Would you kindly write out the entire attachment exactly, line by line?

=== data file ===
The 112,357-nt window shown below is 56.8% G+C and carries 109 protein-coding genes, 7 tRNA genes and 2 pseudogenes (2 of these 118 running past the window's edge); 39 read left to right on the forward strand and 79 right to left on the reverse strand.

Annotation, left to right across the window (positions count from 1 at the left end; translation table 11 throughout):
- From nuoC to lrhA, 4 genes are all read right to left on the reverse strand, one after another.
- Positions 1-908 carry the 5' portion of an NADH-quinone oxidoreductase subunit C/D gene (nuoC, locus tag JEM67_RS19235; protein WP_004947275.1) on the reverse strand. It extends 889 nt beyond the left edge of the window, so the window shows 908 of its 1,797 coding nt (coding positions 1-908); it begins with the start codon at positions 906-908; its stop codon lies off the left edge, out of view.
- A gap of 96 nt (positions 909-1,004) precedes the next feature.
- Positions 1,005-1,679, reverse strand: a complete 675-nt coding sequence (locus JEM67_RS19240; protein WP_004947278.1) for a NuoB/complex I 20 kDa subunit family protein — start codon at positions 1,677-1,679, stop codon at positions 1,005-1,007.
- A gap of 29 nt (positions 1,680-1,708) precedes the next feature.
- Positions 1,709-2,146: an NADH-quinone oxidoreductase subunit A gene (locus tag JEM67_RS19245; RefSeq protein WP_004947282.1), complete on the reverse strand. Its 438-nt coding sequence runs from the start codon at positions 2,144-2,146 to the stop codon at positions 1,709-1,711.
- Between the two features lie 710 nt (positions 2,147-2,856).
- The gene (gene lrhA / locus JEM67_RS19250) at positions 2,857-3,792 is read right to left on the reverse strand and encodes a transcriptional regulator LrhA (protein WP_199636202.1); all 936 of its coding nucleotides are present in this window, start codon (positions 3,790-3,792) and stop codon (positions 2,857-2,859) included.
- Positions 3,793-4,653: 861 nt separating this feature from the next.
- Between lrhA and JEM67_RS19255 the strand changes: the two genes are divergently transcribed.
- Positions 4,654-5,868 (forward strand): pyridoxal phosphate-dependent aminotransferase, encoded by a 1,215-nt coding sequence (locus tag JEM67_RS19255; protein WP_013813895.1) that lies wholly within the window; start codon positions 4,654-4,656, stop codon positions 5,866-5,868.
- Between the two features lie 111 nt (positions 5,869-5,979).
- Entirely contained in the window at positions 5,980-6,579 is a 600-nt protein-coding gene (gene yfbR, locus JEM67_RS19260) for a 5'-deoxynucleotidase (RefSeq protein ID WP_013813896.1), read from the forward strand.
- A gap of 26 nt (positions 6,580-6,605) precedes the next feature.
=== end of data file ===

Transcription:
The 112,357-nt window shown below is 56.8% G+C and carries 109 protein-coding genes, 7 tRNA genes and 2 pseudogenes (2 of these 118 running past the window's edge); 39 read left to right on the forward strand and 79 right to left on the reverse strand.

Annotation, left to right across the window (positions count from 1 at the left end; translation table 11 throughout):
- From nuoC to lrhA, 4 genes are all read right to left on the reverse strand, one after another.
- Positions 1-908 carry the 5' portion of an NADH-quinone oxidoreductase subunit C/D gene (nuoC, locus tag JEM67_RS19235; protein WP_004947275.1) on the reverse strand. It extends 889 nt beyond the left edge of the window, so the window shows 908 of its 1,797 coding nt (coding positions 1-908); it begins with the start codon at positions 906-908; its stop codon lies off the left edge, out of view.
- A gap of 96 nt (positions 909-1,004) precedes the next feature.
- Positions 1,005-1,679, reverse strand: a complete 675-nt coding sequence (locus JEM67_RS19240; protein WP_004947278.1) for a NuoB/complex I 20 kDa subunit family protein — start codon at positions 1,677-1,679, stop codon at positions 1,005-1,007.
- A gap of 29 nt (positions 1,680-1,708) precedes the next feature.
- Positions 1,709-2,146: an NADH-quinone oxidoreductase subunit A gene (locus tag JEM67_RS19245; RefSeq protein WP_004947282.1), complete on the reverse strand. Its 438-nt coding sequence runs from the start codon at positions 2,144-2,146 to the stop codon at positions 1,709-1,711.
- Between the two features lie 710 nt (positions 2,147-2,856).
- The gene (gene lrhA / locus JEM67_RS19250) at positions 2,857-3,792 is read right to left on the reverse strand and encodes a transcriptional regulator LrhA (protein WP_199636202.1); all 936 of its coding nucleotides are present in this window, start codon (positions 3,790-3,792) and stop codon (positions 2,857-2,859) included.
- Positions 3,793-4,653: 861 nt separating this feature from the next.
- Between lrhA and JEM67_RS19255 the strand changes: the two genes are divergently transcribed.
- Positions 4,654-5,868 (forward strand): pyridoxal phosphate-dependent aminotransferase, encoded by a 1,215-nt coding sequence (locus tag JEM67_RS19255; protein WP_013813895.1) that lies wholly within the window; start codon positions 4,654-4,656, stop codon positions 5,866-5,868.
- Between the two features lie 111 nt (positions 5,869-5,979).
- Entirely contained in the window at positions 5,980-6,579 is a 600-nt protein-coding gene (gene yfbR, locus JEM67_RS19260) for a 5'-deoxynucleotidase (RefSeq protein ID WP_013813896.1), read from the forward strand.
- A gap of 26 nt (positions 6,580-6,605) precedes the next feature.